Thursday, March 1, 2012

Chinese Art During America's Roaring 1920s

 xWhat do you think about when you picture life in the 1920s of America? Many people tend to recall old pictures of extravagant parties with people in outdated, funny clothes. Some times people living today think about the infamous crash of 1929 which followed financial indulgence for much of the decade. It is true that most people living today simply cannot remember the 1920s at all. Very few of us were actually alive during this time period. One little known additional fact about the "Roaring 20s" was that it was the decade where Chinese artwork became a permanent part of the national American life.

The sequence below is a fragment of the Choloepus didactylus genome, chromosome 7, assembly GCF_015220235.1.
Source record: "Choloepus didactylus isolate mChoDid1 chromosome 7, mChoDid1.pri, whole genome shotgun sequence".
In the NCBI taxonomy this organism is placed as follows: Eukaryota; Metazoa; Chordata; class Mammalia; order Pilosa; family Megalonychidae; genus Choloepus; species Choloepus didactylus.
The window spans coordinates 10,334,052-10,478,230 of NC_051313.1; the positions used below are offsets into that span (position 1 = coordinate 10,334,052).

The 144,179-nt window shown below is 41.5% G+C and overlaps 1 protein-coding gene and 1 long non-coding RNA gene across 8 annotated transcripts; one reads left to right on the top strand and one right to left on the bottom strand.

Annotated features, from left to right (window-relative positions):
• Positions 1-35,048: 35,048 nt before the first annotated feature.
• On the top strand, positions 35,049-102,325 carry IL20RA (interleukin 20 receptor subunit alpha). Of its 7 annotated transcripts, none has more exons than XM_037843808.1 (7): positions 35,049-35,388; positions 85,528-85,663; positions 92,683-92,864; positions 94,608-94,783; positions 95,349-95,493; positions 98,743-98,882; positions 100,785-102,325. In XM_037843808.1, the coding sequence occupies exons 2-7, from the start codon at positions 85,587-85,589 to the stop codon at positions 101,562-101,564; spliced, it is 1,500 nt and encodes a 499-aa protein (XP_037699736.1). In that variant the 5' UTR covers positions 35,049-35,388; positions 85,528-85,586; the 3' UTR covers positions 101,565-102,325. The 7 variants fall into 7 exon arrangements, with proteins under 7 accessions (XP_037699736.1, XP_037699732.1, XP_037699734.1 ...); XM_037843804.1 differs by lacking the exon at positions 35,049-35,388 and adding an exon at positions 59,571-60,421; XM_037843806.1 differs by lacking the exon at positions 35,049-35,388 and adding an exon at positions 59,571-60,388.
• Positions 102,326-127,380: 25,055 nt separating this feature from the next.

The sale and display of Chinese art rose quickly during this time period. It held future implications for the importation of Eastern culture in to North America. The vast majority of people living then never foresaw the larger, cultural reality unfolding in their day. Sadly, Charles L. Freer passed away in 1919. However, the man whose name authenticated the Freer Gallery of Art lived on in spirit. Four years later this leading American institution in the collecting, study, and display of Chinese artwork was open to the public. At the time the gallery was directed by John F. Lodge (1878-1942). It was through this man C.T. Loo, the famous Chinese art dealer and businessman, returned to the shores of America. In fact, Loo became the gallery's top supplier between the years 1921 to 1951. Loo was followed only by two other firms. In the next three decades, the gallery spent $860,340 on 124 pieces which Loo supplied. These purchases would constitute the core of the gallery's ancient Chinese bronze, jade, and stone sculpture holdings.